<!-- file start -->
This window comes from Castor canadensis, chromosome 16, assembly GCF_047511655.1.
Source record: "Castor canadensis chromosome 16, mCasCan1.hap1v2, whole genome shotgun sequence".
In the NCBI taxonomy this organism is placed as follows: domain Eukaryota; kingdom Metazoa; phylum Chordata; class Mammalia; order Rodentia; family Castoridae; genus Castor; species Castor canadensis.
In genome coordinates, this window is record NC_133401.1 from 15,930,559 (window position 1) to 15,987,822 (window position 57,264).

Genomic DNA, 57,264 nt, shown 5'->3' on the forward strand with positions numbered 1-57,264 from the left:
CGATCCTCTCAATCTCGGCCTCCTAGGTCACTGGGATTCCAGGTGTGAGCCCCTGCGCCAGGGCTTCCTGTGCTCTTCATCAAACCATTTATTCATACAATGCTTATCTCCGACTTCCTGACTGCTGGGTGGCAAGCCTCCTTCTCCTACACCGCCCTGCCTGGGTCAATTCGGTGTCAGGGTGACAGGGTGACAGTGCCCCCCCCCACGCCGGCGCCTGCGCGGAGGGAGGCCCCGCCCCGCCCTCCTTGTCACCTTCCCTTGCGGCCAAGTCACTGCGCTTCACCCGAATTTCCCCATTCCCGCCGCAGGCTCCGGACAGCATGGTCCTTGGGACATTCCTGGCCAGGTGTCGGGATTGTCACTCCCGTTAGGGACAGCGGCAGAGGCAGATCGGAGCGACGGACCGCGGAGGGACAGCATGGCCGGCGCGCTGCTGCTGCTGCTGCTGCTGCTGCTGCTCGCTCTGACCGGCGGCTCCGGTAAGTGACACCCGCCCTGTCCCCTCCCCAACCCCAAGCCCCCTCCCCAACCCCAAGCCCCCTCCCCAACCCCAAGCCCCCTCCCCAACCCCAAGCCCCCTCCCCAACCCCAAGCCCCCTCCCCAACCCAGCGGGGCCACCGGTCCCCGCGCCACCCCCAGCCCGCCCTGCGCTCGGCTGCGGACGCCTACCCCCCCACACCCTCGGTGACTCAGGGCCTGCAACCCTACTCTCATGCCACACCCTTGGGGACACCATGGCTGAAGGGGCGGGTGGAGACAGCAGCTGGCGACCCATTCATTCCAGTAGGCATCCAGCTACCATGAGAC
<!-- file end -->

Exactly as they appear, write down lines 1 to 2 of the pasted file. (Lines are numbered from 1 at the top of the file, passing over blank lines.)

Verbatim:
This window comes from Castor canadensis, chromosome 16, assembly GCF_047511655.1.
Source record: "Castor canadensis chromosome 16, mCasCan1.hap1v2, whole genome shotgun sequence".